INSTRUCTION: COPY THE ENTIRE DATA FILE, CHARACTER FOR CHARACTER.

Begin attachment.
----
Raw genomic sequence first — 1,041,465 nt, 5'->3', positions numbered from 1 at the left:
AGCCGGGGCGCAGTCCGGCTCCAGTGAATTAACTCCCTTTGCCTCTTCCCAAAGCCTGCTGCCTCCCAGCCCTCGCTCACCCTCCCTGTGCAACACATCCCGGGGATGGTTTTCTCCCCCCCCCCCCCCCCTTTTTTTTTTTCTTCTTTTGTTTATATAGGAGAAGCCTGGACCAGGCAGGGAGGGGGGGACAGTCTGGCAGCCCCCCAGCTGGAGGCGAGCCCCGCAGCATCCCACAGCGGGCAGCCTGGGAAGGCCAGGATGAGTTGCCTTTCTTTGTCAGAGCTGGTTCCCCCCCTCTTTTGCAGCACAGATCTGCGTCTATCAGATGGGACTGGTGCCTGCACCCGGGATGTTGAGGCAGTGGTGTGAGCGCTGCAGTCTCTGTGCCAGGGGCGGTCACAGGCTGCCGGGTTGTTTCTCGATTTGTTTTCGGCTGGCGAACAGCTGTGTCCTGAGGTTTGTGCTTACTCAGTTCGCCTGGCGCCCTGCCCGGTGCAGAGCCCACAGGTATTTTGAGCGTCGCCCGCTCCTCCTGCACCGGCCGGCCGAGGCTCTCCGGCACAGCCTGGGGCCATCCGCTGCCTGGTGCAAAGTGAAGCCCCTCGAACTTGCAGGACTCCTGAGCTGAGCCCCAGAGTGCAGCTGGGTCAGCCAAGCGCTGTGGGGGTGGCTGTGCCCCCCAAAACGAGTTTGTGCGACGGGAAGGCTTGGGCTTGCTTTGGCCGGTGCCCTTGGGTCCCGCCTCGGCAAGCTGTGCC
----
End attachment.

Raw genomic sequence first — 1,041,465 nt, 5'->3', positions numbered from 1 at the left:
AGCCGGGGCGCAGTCCGGCTCCAGTGAATTAACTCCCTTTGCCTCTTCCCAAAGCCTGCTGCCTCCCAGCCCTCGCTCACCCTCCCTGTGCAACACATCCCGGGGATGGTTTTCTCCCCCCCCCCCCCCCCTTTTTTTTTTTCTTCTTTTGTTTATATAGGAGAAGCCTGGACCAGGCAGGGAGGGGGGGACAGTCTGGCAGCCCCCCAGCTGGAGGCGAGCCCCGCAGCATCCCACAGCGGGCAGCCTGGGAAGGCCAGGATGAGTTGCCTTTCTTTGTCAGAGCTGGTTCCCCCCCTCTTTTGCAGCACAGATCTGCGTCTATCAGATGGGACTGGTGCCTGCACCCGGGATGTTGAGGCAGTGGTGTGAGCGCTGCAGTCTCTGTGCCAGGGGCGGTCACAGGCTGCCGGGTTGTTTCTCGATTTGTTTTCGGCTGGCGAACAGCTGTGTCCTGAGGTTTGTGCTTACTCAGTTCGCCTGGCGCCCTGCCCGGTGCAGAGCCCACAGGTATTTTGAGCGTCGCCCGCTCCTCCTGCACCGGCCGGCCGAGGCTCTCCGGCACAGCCTGGGGCCATCCGCTGCCTGGTGCAAAGTGAAGCCCCTCGAACTTGCAGGACTCCTGAGCTGAGCCCCAGAGTGCAGCTGGGTCAGCCAAGCGCTGTGGGGGTGGCTGTGCCCCCCAAAACGAGTTTGTGCGACGGGAAGGCTTGGGCTTGCTTTGGCCGGTGCCCTTGGGTCCCGCCTCGGCAAGCTGTGCC